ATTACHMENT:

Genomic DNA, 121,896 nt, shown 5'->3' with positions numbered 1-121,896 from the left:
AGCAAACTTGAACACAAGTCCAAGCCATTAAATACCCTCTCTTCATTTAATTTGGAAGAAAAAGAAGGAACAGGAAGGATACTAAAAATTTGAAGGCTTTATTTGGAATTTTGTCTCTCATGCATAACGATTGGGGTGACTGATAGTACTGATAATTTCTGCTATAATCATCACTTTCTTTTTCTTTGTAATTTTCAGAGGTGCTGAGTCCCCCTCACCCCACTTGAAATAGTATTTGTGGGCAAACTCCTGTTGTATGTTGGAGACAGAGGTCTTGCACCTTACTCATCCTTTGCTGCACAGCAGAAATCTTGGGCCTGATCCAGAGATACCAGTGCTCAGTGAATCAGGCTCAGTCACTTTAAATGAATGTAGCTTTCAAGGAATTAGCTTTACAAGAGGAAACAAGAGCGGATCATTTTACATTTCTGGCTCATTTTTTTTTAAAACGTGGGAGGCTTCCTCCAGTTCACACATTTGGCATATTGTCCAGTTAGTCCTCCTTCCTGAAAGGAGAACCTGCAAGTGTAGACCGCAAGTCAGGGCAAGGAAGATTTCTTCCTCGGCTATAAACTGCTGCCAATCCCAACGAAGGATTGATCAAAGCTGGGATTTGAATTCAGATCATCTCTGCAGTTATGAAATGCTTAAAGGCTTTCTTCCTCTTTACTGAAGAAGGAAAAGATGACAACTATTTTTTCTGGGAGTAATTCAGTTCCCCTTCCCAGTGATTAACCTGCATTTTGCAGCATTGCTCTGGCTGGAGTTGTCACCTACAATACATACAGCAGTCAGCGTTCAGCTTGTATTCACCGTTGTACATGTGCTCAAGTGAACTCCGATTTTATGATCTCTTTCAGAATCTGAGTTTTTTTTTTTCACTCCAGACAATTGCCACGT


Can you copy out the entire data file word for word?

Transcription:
Genomic DNA, 121,896 nt, shown 5'->3' with positions numbered 1-121,896 from the left:
AGCAAACTTGAACACAAGTCCAAGCCATTAAATACCCTCTCTTCATTTAATTTGGAAGAAAAAGAAGGAACAGGAAGGATACTAAAAATTTGAAGGCTTTATTTGGAATTTTGTCTCTCATGCATAACGATTGGGGTGACTGATAGTACTGATAATTTCTGCTATAATCATCACTTTCTTTTTCTTTGTAATTTTCAGAGGTGCTGAGTCCCCCTCACCCCACTTGAAATAGTATTTGTGGGCAAACTCCTGTTGTATGTTGGAGACAGAGGTCTTGCACCTTACTCATCCTTTGCTGCACAGCAGAAATCTTGGGCCTGATCCAGAGATACCAGTGCTCAGTGAATCAGGCTCAGTCACTTTAAATGAATGTAGCTTTCAAGGAATTAGCTTTACAAGAGGAAACAAGAGCGGATCATTTTACATTTCTGGCTCATTTTTTTTTAAAACGTGGGAGGCTTCCTCCAGTTCACACATTTGGCATATTGTCCAGTTAGTCCTCCTTCCTGAAAGGAGAACCTGCAAGTGTAGACCGCAAGTCAGGGCAAGGAAGATTTCTTCCTCGGCTATAAACTGCTGCCAATCCCAACGAAGGATTGATCAAAGCTGGGATTTGAATTCAGATCATCTCTGCAGTTATGAAATGCTTAAAGGCTTTCTTCCTCTTTACTGAAGAAGGAAAAGATGACAACTATTTTTTCTGGGAGTAATTCAGTTCCCCTTCCCAGTGATTAACCTGCATTTTGCAGCATTGCTCTGGCTGGAGTTGTCACCTACAATACATACAGCAGTCAGCGTTCAGCTTGTATTCACCGTTGTACATGTGCTCAAGTGAACTCCGATTTTATGATCTCTTTCAGAATCTGAGTTTTTTTTTTTCACTCCAGACAATTGCCACGT